Many religious organisations have financial reserves which they invest in ways which they hope will benefit the planet, not harm it. In practice, this often means that they decide not to invest in sectors which they consider unethical – the arms trade, for example, or the fossil fuel industry.
The Cabrini Sisters have taken a more direct approach – they want part of their money to be working hard for social good. The Sisters – more properly known as the Missionary Sisters of the Sacred Heart of Jesus – have become impact investors, which means putting money into projects that other investors would not consider.
Women-led small businesses on the Ivory Coast are among the targets for the impact investing programme of the Cabrini Sisters. Picture: REGMIFA/Symbiotic
For example, the Sisters are backers of the Mission Driven Finance Freedom 100 Fund, which pays for bail for immigrants held in detention centres in the US. This can be considered an investment because the US Department of Home
land Security will refund these fees when the migrant appears at trial, possibly several years later.
The Cabrini Sisters have been active across the world for more than 140 years, building a network of schools, health facilities, social services and immigration support facilities.
In 2014, they had a considerable sum invested in stock markets and other publicly-available investments. This provided a financial bedrock for their activities, but it meant their money was in very safe places.
Dispensing with secular financial wisdom
As Sister Barbara Staley, the General Superior of the Sisters (pictured right), explained: 'We decided to dispense with subjugating ourselves to secular financial wisdom and to very deliberately respond to the Church’s demand to recognise ourselves only as stewards, not owners, of our temporal goods.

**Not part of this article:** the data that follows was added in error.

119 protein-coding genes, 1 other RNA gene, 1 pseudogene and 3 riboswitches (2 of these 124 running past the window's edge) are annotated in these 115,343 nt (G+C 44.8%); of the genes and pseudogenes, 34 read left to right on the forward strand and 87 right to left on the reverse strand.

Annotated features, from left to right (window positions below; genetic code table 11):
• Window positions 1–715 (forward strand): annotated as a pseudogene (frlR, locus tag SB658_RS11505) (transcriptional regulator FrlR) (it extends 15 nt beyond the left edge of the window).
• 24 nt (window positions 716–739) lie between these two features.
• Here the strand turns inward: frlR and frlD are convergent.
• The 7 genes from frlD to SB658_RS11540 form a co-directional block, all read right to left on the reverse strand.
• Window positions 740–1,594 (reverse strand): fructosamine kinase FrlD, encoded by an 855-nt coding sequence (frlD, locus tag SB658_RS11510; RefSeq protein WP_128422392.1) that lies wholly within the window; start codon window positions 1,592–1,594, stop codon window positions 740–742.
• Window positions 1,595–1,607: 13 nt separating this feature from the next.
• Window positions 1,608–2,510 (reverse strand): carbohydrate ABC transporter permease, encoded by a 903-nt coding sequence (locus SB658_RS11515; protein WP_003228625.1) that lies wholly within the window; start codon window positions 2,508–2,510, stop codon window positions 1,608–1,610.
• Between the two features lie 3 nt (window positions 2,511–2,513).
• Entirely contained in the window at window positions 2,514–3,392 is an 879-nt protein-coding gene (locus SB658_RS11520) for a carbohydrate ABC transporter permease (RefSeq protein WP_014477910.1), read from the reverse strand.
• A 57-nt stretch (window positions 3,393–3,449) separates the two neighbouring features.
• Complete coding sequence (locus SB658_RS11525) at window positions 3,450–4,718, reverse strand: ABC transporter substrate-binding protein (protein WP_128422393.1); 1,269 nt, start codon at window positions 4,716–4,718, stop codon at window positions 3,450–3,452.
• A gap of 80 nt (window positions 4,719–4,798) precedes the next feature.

‘We recognise ourselves as stewards, not owners, of our temporal goods' – Sister Barbara Staley
'With this as our reference we are determined to use our financial resources to express a new model of apostolic ministry and broaden our effectiveness of spreading God’s love to all the corners of the earth without the physical presence of Sisters. Thus, our entry into impact investing and venture philanthropy.'
Now, 90 per cent of the Sisters’ reserves are still invested in public markets – in financial safe havens, ensuring that the Order can continue on their mission. But the remaining 10 per cent is invested for impact.
After hiring external financial advisers, Sister Barbara decided that she would take their advice – but only so far. If the need was urgent, she was prepared to override the experts and say, we need to support this cause.
Sister Barbara said: 'I came to understand there's much more than not investing in something. I can choose a company that's neutral as far as morally good or morally bad. And that's fine. Or I can choose one that resonates with who we are in the gift of the Holy Spirit that has been given to this institute, working with those who are the poorest in the world, with migrants and refugees, caring about the earth.'
Hiring Wall Street expertise
The Sisters hired Wall Street veteran Greg Lyons as chief financial officer in 2017, followed in 2019 by another finance industry expert, Kayoko Lyons, to be director of impact investing. Both were delighted to find themselves working for an organisation which valued the moral impact of its investment above the financial returns.
Greg Lane began his work by putting a moral focus on the way the Sisters invested 90 per cent of their money. He said: 'We have a responsibility to manage and oversee the Sister's investment portfolio. We started at a pretty high level strategically and determine what are the various uses and sizes and risk return profiles of different portfolios of pools of capital, responding to the needs of our congregation. And then from there, you integrate values – environmental, social governance standards.' This meant 'refining your negative screening' – in other words, deciding which investments to exclude.